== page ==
Welcome to the musical meandering insights of Aaron Joy. Here you'll find 600 reviews of CDs & DVDs of rock & metal in all its variations, mainstream & indie. What they all share is that the album or band is unique in some way & not every submission was reviewed. Please share these reviews or link to them if you like what you read. Reviews are no longer being posted here but feel free to e-mail Aaron & post comments. (Formerly the Roman Midnight Music Blog)

Friday, November 22, 2013

From Day One ~ From Day One (aka debut)

(Click on heading to visit official website)
Style: post-grunge, alt rock, British
Label: Montegro
Year: 2013
Home: England

Members: Nik Milan ~ guitar/vocals
David Gaut ~ bass
Simon Mooney ~ drums

Additional: female b. vocals ~ n/a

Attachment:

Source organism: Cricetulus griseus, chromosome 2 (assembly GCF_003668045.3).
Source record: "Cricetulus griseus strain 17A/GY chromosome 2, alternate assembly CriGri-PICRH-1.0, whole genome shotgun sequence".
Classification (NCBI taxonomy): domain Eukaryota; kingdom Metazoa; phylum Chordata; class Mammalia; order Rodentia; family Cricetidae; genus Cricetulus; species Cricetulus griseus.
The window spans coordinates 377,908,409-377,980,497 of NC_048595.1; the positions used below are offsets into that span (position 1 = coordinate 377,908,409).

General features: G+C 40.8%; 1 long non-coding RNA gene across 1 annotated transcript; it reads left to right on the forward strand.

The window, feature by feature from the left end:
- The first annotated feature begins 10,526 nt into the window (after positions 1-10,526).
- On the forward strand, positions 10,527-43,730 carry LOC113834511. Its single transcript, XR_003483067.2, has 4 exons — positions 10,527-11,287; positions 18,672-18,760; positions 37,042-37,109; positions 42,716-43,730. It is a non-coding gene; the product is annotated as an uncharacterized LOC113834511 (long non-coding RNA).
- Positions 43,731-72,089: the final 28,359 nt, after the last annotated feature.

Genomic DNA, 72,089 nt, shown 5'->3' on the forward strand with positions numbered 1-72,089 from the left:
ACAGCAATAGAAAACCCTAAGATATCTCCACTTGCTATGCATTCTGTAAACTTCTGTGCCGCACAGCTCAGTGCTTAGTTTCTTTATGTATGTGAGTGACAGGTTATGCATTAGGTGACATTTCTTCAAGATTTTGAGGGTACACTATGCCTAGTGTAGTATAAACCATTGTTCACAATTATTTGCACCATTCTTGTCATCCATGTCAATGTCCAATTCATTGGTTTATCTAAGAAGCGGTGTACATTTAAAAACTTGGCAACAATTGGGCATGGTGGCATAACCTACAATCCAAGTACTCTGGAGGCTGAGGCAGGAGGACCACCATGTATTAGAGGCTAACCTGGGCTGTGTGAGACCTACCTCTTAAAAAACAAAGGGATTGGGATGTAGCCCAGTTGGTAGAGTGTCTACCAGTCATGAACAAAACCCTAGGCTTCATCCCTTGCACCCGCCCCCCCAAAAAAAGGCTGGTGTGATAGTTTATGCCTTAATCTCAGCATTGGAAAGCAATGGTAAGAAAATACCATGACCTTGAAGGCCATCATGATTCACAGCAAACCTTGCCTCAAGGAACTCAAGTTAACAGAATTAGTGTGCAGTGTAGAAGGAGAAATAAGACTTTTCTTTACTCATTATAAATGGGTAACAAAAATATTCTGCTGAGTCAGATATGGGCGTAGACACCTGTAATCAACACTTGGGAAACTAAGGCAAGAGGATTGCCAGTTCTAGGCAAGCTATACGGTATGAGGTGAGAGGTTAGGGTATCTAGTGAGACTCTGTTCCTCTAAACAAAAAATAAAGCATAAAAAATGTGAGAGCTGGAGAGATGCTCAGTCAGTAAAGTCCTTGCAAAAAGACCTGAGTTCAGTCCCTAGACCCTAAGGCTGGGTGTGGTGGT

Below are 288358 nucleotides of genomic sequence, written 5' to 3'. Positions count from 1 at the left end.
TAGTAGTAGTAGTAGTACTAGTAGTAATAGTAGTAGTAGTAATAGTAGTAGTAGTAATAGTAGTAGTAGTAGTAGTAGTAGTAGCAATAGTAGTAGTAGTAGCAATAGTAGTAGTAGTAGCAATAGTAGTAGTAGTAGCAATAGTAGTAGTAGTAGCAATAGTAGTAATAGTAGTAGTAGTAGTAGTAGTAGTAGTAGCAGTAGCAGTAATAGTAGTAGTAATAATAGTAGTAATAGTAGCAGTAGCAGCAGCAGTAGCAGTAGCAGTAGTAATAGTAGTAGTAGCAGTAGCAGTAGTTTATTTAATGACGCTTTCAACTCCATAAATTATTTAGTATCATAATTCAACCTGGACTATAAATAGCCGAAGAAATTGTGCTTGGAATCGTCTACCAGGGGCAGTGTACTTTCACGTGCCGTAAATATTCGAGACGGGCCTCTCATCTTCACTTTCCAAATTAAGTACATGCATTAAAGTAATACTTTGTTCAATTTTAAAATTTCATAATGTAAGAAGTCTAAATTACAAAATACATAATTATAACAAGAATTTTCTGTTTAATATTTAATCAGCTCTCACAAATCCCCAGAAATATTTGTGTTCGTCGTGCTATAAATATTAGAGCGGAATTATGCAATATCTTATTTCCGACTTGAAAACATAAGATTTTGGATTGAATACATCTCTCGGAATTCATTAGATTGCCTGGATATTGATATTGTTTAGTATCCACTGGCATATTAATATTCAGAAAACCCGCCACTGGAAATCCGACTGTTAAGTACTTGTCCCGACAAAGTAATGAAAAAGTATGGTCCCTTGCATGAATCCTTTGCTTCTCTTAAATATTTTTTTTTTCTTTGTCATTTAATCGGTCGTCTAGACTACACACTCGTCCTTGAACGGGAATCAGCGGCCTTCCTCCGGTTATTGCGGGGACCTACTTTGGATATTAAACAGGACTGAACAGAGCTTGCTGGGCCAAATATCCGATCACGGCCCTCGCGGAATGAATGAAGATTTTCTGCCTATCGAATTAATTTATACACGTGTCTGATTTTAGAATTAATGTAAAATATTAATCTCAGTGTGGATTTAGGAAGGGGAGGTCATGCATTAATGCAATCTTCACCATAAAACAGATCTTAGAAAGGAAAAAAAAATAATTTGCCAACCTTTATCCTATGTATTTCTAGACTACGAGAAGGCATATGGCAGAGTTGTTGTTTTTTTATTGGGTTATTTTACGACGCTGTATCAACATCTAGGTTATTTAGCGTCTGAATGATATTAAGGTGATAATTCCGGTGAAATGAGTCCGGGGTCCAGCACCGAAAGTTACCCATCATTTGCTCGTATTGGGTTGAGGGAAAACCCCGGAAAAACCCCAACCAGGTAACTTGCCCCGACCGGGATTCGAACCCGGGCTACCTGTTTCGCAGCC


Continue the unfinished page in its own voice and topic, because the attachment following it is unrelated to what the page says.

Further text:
In their PR FD1 claim to be influenced by Nirvana ... & they aren't bragging but being honest about their sound. I wrote that before reading FD1's bio that says they were formed in April 2013 a year after forming the Nirvana tribute band This Is Nirvana. FD1's debut is Nirvana channelled through original songs & is worth checking out. This might be the first time I've heard a band name check Nirvana as an influence & actually mean it. Usually bands list an array of musicians they like but not sound like, except on some sub-atomic level only they hear, such as the band that says they sound like Hendrix meets Linda Rondstadt with a touch of Trans-Siberian Orchestra & Charlie Watts. I'd really like to hear that one. You know it'll be over the top with a steady drum beat. FD1 for most of their debut score large in the homage department & I would be interested to hear This Is Nirvana. I don't expect to be disappointed. But, this is original music & there are differences. There's no moaning vocals, though the vocals are upfront & push the songs forward. The guitars & bass do have that thick sound like rolling waves that Nirvana trademarked, while solos are kept to a minimal if not tucked under fuzz. Their website reads: "For Kurt, Dave & Krist. In Gratitude." FD1 are classy & Nirvana is being well honored here ... & the frontman even looks a bit like Kurt. One of the great things about the 90's music scene a la Nirvana was it was emotive but not angry like the metal scene. It was punk but not out of control like the Sex Pistols. The music was angsty but not alienating. FD1 have gotten that sound down. "Keep Me Breathing" with its sludge of early Soundgarden & the single "Move Like The Sea" are highlights, along with "Melissa" & "I'm Singing My Blues". "Jastreb" is an angry piece more Mudhoney, but being dark feels out of place. There are some weak parts to the album & they all share the trait of being more original than Nirvana-esque. But, they lose a distinctive sound & become more generic alt rock (i.e. "In Vain", "Memories Of Amsterdam" & "Waiting For The Summertime"). The best approach would have been to make a strong Nirvana-esque EP of hard-hitting music, but FD1 decided to take things in a different direction & the results distract poorly from their strengths making half the album strong & half not so. Take a listen to the Nirvana-esque songs & leave the numerous acoustic songs alone. "Once Brothers", "Reflections", "One More Time", "For Whom The Bells Toll" are acoustic alt rockers with one or two working as a good coda for the album or maybe collecting these for a live album, but they generally lack a distinctive guitar sound or memorable melodies, the things that make the other songs so strong. The orchestra flourishes add little & one or two acoustic pieces would have been better but too many tilts the boat. "Letting Go" is a bit more interesting because its countrified acoustic with backing vocals. It's the most interesting acoustic piece because it's the only one with a real distinct personality & playing style.

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